With this classification, we are also defining what we believe should be included in the subject of economic translation, a specialist area within the framework of translation and interpretation teaching at Spanish universities, where there is a lack of consensus among teachers on what should be covered. Moreover, where we are also hoping to highlight the existing gap between some teaching programmes and the reality of professional practice.

We hope to contribute to the recent interest generated with regards economic translation research which should undoubtedly result in more efficient teaching approaches vis-à-vis the contents of study programmes.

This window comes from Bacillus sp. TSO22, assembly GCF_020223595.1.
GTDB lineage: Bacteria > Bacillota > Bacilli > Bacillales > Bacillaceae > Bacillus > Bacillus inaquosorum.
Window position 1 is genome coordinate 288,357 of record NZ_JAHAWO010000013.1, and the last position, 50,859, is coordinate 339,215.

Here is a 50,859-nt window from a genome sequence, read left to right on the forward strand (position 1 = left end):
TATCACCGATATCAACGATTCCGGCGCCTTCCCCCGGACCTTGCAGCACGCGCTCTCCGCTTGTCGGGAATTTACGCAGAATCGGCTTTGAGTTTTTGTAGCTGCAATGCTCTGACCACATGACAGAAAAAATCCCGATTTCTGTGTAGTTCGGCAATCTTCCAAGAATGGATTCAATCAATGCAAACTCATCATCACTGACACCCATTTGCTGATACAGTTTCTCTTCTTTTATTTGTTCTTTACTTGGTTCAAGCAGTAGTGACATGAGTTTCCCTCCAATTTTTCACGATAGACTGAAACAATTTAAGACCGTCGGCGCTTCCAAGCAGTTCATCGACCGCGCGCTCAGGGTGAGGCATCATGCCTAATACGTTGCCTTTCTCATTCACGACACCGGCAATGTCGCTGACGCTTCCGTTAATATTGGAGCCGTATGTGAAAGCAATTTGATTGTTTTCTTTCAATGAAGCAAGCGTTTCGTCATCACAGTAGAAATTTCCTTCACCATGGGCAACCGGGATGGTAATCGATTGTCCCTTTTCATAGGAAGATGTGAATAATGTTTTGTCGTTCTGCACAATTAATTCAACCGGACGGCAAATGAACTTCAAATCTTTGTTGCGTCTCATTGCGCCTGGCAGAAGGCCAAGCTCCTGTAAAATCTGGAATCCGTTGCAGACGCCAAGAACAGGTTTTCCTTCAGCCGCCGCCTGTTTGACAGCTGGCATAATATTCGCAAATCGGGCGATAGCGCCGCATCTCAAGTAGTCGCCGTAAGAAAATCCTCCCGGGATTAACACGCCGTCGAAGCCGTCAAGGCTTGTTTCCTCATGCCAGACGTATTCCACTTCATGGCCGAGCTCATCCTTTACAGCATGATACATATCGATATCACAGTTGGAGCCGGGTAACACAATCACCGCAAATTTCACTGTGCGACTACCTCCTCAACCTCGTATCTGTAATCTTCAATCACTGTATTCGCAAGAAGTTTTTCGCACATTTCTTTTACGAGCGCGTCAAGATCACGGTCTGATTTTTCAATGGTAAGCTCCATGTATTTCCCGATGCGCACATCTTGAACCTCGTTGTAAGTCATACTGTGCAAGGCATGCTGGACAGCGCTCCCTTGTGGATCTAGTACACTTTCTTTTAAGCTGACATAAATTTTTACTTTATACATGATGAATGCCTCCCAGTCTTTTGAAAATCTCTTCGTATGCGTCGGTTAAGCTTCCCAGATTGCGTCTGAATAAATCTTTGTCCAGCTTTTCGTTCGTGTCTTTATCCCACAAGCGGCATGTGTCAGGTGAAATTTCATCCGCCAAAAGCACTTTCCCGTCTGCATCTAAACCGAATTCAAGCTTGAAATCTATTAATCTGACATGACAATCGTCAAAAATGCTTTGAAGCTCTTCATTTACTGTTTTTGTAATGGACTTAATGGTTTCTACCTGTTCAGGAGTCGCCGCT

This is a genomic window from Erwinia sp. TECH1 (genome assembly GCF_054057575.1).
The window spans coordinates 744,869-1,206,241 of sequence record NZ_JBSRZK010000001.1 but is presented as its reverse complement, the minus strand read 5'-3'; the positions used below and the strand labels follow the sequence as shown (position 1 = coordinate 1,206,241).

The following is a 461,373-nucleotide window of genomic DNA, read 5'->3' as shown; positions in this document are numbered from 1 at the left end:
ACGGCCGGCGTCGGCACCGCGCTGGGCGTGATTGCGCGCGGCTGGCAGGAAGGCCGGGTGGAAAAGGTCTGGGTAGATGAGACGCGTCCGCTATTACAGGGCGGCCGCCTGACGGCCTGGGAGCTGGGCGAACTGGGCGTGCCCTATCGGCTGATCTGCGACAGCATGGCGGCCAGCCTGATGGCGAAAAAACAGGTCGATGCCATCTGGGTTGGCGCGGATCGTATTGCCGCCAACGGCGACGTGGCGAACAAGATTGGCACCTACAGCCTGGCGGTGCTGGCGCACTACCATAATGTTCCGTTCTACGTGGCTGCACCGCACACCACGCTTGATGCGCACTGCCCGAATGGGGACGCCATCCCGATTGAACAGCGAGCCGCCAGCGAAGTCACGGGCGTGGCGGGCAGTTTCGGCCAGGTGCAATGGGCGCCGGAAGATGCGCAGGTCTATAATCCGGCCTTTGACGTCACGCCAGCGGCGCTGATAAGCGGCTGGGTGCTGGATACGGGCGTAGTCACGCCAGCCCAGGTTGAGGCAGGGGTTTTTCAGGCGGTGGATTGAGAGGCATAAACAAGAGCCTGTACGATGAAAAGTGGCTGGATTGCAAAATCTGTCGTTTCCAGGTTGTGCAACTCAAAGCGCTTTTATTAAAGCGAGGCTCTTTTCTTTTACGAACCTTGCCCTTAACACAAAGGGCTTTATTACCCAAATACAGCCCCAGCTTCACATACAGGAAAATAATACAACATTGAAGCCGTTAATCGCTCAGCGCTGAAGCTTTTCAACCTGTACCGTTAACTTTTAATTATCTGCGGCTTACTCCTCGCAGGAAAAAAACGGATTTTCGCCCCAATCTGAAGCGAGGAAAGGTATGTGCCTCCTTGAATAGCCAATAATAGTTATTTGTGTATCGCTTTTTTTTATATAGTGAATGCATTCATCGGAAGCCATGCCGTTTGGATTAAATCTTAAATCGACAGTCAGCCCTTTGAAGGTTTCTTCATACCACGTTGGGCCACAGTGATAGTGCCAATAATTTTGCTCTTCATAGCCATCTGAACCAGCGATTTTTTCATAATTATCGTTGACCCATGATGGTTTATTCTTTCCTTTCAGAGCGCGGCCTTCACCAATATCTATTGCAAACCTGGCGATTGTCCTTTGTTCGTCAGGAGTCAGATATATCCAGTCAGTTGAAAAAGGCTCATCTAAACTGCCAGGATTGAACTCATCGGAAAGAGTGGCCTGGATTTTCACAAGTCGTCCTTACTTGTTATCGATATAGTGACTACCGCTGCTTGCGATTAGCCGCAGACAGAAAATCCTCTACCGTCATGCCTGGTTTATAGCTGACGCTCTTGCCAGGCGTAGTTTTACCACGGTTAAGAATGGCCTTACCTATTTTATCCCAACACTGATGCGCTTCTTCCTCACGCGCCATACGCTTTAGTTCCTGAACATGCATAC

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[1] In the paper Herrero Rodes and Román Mínguez (2013), when our taxonomy was presented, we explained the need to resort to such terms as register and gender: register refers to the way in which interlocutors use language to adapt it to the communicative situation, and gender applies to each of the various manifestations in which registers materialize. For our academic/research purposes we use register and text type as synonyms.

About the author(s)